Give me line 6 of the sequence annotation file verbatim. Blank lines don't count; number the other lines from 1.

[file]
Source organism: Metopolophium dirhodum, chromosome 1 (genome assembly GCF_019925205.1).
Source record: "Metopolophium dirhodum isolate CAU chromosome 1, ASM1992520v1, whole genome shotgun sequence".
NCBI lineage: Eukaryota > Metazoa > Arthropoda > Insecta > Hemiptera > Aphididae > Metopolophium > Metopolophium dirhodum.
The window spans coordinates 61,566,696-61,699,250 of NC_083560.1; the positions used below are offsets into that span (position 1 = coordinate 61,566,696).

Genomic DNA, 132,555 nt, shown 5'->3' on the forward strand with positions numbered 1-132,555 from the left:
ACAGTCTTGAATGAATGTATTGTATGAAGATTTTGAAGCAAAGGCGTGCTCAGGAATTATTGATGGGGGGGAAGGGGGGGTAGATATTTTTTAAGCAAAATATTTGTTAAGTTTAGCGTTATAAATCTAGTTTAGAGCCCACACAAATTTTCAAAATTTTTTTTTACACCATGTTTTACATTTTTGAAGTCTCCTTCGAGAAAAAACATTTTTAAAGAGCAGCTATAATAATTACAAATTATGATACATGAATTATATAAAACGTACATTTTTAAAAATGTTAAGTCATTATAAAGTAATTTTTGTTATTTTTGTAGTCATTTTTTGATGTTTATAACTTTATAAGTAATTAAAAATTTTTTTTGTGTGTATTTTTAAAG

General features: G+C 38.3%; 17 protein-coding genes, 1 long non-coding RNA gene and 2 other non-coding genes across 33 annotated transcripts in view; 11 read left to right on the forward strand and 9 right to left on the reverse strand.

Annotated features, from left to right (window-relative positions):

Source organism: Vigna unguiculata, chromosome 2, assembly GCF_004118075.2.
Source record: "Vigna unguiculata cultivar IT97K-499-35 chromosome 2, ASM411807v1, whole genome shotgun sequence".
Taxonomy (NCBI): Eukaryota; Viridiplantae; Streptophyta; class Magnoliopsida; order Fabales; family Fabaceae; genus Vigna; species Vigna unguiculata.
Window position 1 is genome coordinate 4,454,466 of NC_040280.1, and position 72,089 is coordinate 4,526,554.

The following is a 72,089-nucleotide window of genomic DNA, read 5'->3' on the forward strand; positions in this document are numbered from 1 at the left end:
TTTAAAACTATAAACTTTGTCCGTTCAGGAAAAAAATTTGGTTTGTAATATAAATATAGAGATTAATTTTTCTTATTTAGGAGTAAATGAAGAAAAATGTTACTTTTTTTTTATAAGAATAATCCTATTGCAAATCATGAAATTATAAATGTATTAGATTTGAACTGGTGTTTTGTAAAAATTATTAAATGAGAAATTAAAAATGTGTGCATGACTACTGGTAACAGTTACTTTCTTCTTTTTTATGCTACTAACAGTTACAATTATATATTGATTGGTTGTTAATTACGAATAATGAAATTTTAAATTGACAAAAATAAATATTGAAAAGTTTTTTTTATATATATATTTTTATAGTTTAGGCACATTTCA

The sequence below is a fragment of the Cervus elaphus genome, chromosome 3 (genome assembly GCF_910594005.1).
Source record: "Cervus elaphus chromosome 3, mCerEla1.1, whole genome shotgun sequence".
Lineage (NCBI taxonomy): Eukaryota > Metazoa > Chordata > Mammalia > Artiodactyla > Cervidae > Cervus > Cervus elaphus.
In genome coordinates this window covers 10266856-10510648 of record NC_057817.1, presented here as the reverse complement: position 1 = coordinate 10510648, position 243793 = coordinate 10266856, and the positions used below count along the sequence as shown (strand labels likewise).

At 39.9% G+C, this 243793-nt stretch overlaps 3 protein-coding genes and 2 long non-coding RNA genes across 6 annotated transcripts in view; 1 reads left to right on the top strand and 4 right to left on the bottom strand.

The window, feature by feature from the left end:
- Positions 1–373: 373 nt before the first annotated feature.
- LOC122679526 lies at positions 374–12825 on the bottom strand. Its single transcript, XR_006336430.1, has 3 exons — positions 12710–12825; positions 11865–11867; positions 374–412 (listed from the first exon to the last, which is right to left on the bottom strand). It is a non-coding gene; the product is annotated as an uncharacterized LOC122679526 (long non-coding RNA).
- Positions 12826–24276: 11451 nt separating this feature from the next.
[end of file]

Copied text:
ACAGTCTTGAATGAATGTATTGTATGAAGATTTTGAAGCAAAGGCGTGCTCAGGAATTATTGATGGGGGGGAAGGGGGGGTAGATATTTTTTAAGCAAAATATTTGTTAAGTTTAGCGTTATAAATCTAGTTTAGAGCCCACACAAATTTTCAAAATTTTTTTTTACACCATGTTTTACATTTTTGAAGTCTCCTTCGAGAAAAAACATTTTTAAAGAGCAGCTATAATAATTACAAATTATGATACATGAATTATATAAAACGTACATTTTTAAAAATGTTAAGTCATTATAAAGTAATTTTTGTTATTTTTGTAGTCATTTTTTGATGTTTATAACTTTATAAGTAATTAAAAATTTTTTTTGTGTGTATTTTTAAAG